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Diabetologia. 1999 Aug;42(8):936-43.

Insulin resistant subjects lack islet adaptation to short-term dexamethasone-induced reduction in insulin sensitivity.

Author information

1
Department of Medicine, Lund University, Malmö, Sweden.

Abstract

AIMS/HYPOTHESIS:

To establish whether islet compensation to deterioration of insulin action depends on inherent insulin sensitivity.

METHODS:

We examined insulin and glucagon secretion after i.v. arginine (5 g) at fasting, 14 and greater than 25 mmol/l glucose concentrations before and after lowering of insulin sensitivity by oral dexamethasone (3 mg twice daily for 2 1/2 days) in 10 women with normal glucose tolerance, aged 58 or 59 years. Five women had high insulin sensitivity as shown by euglycaemic, hyperinsulinaemic clamp (99 +/- 12 nmol glucose.kg body weight-1.min-1/pmol insulin.l-1; means +/- SD) whereas five women had low insulin sensitivity (34 +/- 15 nmol glucose.kg body weight-1.min-1/pmol insulin.l-1).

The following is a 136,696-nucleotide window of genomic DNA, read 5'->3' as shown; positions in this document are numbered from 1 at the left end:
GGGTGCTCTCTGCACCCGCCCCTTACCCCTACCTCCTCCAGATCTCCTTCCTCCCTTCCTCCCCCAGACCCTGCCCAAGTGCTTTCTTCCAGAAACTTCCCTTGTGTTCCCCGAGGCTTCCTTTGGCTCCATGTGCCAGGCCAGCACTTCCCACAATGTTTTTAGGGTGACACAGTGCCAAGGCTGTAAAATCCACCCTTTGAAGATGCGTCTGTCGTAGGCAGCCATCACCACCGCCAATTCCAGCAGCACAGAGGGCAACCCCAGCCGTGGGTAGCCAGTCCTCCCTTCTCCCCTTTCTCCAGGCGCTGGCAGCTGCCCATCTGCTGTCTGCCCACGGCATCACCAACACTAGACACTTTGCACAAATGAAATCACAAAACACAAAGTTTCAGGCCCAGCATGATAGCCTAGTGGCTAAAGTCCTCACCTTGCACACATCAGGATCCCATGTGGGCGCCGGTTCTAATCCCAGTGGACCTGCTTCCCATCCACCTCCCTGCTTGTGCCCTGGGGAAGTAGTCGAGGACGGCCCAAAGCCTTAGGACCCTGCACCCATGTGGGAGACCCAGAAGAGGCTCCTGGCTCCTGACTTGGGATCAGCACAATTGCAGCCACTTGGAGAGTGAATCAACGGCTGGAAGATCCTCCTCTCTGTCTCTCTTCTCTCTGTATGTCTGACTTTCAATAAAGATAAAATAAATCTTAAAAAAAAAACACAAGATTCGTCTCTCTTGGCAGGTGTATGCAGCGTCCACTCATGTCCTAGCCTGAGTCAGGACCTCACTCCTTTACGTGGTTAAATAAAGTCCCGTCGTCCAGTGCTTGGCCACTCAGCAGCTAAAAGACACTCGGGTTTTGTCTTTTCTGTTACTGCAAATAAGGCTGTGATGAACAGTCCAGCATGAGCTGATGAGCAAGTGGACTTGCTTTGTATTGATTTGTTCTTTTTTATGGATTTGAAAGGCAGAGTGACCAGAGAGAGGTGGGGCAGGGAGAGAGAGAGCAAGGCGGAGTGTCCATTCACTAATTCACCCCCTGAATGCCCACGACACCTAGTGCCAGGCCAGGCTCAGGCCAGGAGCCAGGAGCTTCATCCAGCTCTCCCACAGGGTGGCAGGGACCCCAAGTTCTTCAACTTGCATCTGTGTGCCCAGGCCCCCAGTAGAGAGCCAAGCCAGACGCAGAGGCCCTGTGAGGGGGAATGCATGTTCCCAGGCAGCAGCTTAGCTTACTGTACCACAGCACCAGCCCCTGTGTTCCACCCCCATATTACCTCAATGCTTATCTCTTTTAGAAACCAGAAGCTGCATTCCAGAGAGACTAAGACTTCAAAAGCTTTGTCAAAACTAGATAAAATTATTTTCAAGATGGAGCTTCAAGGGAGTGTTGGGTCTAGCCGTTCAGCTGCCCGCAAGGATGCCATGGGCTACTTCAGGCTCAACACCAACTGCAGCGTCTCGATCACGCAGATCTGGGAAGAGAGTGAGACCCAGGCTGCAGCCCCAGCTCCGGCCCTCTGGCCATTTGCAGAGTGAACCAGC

RESULTS:

Dexamethasone reduced insulin sensitivity in both groups. Fasting insulin concentration increased by dexamethasone in high insulin sensitivity (72 +/- 10 vs 49 +/- 9 pmol/l, p = 0.043) but not in low insulin sensitivity (148 +/- 63 vs 145 +/- 78 pmol/l) whereas the fasting glucose concentration increased in low insulin sensitivity (6.5 +/- 0.8 vs 5.8 +/- 0.6 mmol/l, p = 0.043) but not in high insulin sensitivity (5.3 +/- 0.8 vs 5.3 +/- 0.6 mmol/l). Fasting glucagon concentration was not changed. Plasma insulin concentrations after raising glucose to 14 and more than 25 mmol/l and the insulin response to arginine at more than 25 mmol/l glucose were increased by dexamethasone in high insulin sensitivity (p < 0.05) but not changed by dexamethasone in low insulin sensitivity. Furthermore, in high but not in low insulin sensitivity, dexamethasone reduced the glucagon response to arginine (p = 0.043).

CONCLUSION/INTERPRETATION:

The results show that adaptation in islets function to dexamethasone-induced short-term reduction in insulin sensitivity is lacking in subjects with low inherent insulin sensitivity.

PMID:
10491753
DOI:
10.1007/s001250051251
[Indexed for MEDLINE]

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